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AuthorBorgens, Richard Ben. author
TitleRestoring Function to the Injured Human Spinal Cord [electronic resource] / by Richard Ben Borgens
ImprintBerlin, Heidelberg : Springer Berlin Heidelberg, 2003
Connect tohttp://dx.doi.org/10.1007/978-3-642-59361-1
Descript XVI, 161 p. 61 illus., 30 illus. in color. online resource

SUMMARY

Of catastrophic traumas to the human body, spinal cord injury (SCI) has least benefited from innovations arising from the new biology. Since after WW II, the "standard of care" for SCI has changed little. The controversial use of high dosages of steroids has provided only modest benefit to patients - but not without the enhanced risk of mortality. Novel therapies arising form biochemistry and genetics have not materialized in over 15 years, and are unlikely to in the author's opinion. Instead, appreciation of biophysics and cell physiology in controlling nerve injury, growth, regeneration, and function has produced innovative clinical approaches now in testing in human spinal cord injury


CONTENT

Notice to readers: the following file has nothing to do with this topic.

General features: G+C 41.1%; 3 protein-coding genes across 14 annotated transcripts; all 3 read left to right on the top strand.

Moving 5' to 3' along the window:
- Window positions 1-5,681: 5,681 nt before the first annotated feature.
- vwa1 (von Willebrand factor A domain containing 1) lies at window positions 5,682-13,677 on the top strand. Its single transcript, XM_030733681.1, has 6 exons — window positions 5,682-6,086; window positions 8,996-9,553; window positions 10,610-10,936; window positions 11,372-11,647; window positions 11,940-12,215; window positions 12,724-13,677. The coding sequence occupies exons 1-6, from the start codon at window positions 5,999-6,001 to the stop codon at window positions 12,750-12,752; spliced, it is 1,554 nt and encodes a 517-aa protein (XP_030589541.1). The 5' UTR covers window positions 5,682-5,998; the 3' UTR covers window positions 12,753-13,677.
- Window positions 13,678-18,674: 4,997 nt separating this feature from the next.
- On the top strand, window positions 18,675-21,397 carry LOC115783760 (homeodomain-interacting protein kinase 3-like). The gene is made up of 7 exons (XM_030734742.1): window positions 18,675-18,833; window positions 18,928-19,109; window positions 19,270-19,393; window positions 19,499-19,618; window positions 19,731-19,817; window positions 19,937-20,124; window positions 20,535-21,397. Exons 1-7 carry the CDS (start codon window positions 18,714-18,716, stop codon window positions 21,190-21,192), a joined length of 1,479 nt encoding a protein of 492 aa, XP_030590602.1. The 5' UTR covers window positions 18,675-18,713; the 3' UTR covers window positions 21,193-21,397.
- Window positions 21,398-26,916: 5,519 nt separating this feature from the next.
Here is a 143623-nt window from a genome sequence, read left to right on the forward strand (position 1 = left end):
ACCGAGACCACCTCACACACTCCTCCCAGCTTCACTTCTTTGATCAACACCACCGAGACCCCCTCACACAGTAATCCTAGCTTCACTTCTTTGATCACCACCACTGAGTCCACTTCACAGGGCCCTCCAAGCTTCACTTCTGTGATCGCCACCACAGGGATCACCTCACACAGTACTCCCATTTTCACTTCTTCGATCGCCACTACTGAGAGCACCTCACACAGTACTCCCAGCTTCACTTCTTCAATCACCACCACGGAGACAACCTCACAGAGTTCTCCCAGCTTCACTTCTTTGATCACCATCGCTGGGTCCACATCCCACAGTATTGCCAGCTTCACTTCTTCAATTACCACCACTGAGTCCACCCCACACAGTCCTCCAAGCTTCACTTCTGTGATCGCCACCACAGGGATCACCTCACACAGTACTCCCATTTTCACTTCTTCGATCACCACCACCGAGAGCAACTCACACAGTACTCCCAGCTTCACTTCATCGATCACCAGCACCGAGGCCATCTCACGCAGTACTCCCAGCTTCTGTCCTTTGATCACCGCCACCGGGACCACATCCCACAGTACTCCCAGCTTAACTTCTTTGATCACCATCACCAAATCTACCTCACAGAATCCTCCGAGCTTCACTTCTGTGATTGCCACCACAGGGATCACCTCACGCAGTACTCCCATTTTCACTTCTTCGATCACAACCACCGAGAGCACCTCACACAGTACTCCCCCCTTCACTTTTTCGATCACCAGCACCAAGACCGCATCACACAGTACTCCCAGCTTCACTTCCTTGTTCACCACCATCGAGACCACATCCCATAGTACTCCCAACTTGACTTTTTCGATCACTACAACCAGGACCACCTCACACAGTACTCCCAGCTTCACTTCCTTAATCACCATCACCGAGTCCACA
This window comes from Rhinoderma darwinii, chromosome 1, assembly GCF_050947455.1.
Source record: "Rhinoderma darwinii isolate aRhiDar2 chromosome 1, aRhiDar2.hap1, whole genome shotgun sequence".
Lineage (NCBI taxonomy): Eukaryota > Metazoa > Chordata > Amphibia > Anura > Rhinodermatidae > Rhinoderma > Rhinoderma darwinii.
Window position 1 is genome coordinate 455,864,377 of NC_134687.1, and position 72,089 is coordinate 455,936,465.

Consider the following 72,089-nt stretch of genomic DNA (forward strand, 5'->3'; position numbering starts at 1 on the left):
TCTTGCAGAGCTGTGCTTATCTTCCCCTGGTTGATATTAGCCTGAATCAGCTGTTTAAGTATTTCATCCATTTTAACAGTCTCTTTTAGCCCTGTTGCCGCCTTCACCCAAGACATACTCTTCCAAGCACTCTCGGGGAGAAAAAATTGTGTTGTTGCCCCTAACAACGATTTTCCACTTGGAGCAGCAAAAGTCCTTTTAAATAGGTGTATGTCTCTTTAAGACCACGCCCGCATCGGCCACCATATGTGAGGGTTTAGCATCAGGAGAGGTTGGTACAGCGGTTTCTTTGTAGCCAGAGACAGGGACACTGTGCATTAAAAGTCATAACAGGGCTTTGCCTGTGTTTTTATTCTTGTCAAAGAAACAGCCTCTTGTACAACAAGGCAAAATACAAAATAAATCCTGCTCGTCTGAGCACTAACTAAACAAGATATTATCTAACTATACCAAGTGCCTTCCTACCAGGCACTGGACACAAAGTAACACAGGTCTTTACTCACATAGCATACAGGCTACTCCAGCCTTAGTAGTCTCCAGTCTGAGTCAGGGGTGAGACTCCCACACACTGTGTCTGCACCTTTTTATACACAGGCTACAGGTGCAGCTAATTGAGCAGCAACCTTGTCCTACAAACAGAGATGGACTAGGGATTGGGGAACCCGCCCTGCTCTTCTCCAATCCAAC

1 A Brief Primer on Spinal Cord Injury -- 1.1 Epidemiology -- 2 The Behavioral Catastrophe is Rooted in Injury to White Matter -- 2.1 The Ground Plan of the Spinal Cord -- 2.2 Characteristics of SCI -- 3 The Scar As a Barrier To Regeneration -- 3.1 Inhibitory Molecules -- 3.2 Other Cells Important to SCI -- 4 Treating the Acute and Chronic Injury: Historical Perspective -- 5 Concerning Behavioral Models for Spinal Cord Injury in Animals -- 5.1 When Walking is Not Walking -- 5.2 Injuring the Cord and Probing its Anatomy -- 6 Axonal Regeneration -- 6.1 Collateral Sprouting -- 6.2 A Neurons Journey: Integrating Guidance Cues -- 7 Treatment Possibilities of the New Biology -- 7.1 Restoration -- 7.2 Repair -- 7.3 Regeneration -- 8 Biologically Produced Electrical Fields: Physiology Spoken Here -- 8.1 Concerning Naturally Produced DC Voltage Gradients -- 8.2 The Skin Battery and Electric Embryos -- 9 Endogenous Voltages and the Reaction of the Neuron to Injury -- 10 The Responses of Isolated Nerve Fibers in Culture to Applied DC Voltages -- 10.1 Historical Perspective -- 10.2 Galvanotaxis: Rules and Trends -- 10.3 Extracellular Voltages and the Choices Neurons Make -- 11 Enhancing Spinal Cord Regeneration in situ with Applied Electric Fields -- 11.1 The Control of Regeneration of Nerve Fibers in the Fish Spinal Cord by Applied Electric Fields -- 11.2 The Anatomy of Regeneration of Spinal Cord Nerve Fibers in the Laboratory Rat and Guinea Pig -- 11.3 Guiding Spinal Cord Axons into Rubber Tubes with Applied Voltages -- 11.4 Anatomical Responses to Applied Voltages by Non-Neuronal Cells Important To Spinal Cord Injury: The Macrophage -- 12 Recovery of the CTM Reflex in Spinal Injured Guinea Pigs after Exposure To Applied Extracellular Voltages -- 13 From a Laboratory Tool To a Clinical Application -- 14 Naturally Occurring Spinal Injury in the Dog as a Model for Man -- 14.1 Clinical Trials of OFS in the Paraplegic Dog -- 14.2 Recovery of Function in Paraplegic Dogs -- 14.3 Combined Results of Both Clinical Trials of OFS -- 15 Sealing the Breach in Cell Membranes with Hydrophilic Polymers -- 15.1 Introduction -- 15.2 Spinal Cord Fusion: Proof of Concept -- 15.3 Repairing a Crush Injury with PEG -- 16 Recovery of Behavioral and Physiological Function in vivo -- 16.1 Polymer Injection Into the Blood Supply -- 16.2 Safety of Intravenous Polyethylene Glycol (PEG) -- 17 PEG Application in Clinical Cases of Canine Paraplegia -- 17.1 The Amphiphilic Triblock Copolymers -- 18 Conclusion -- References


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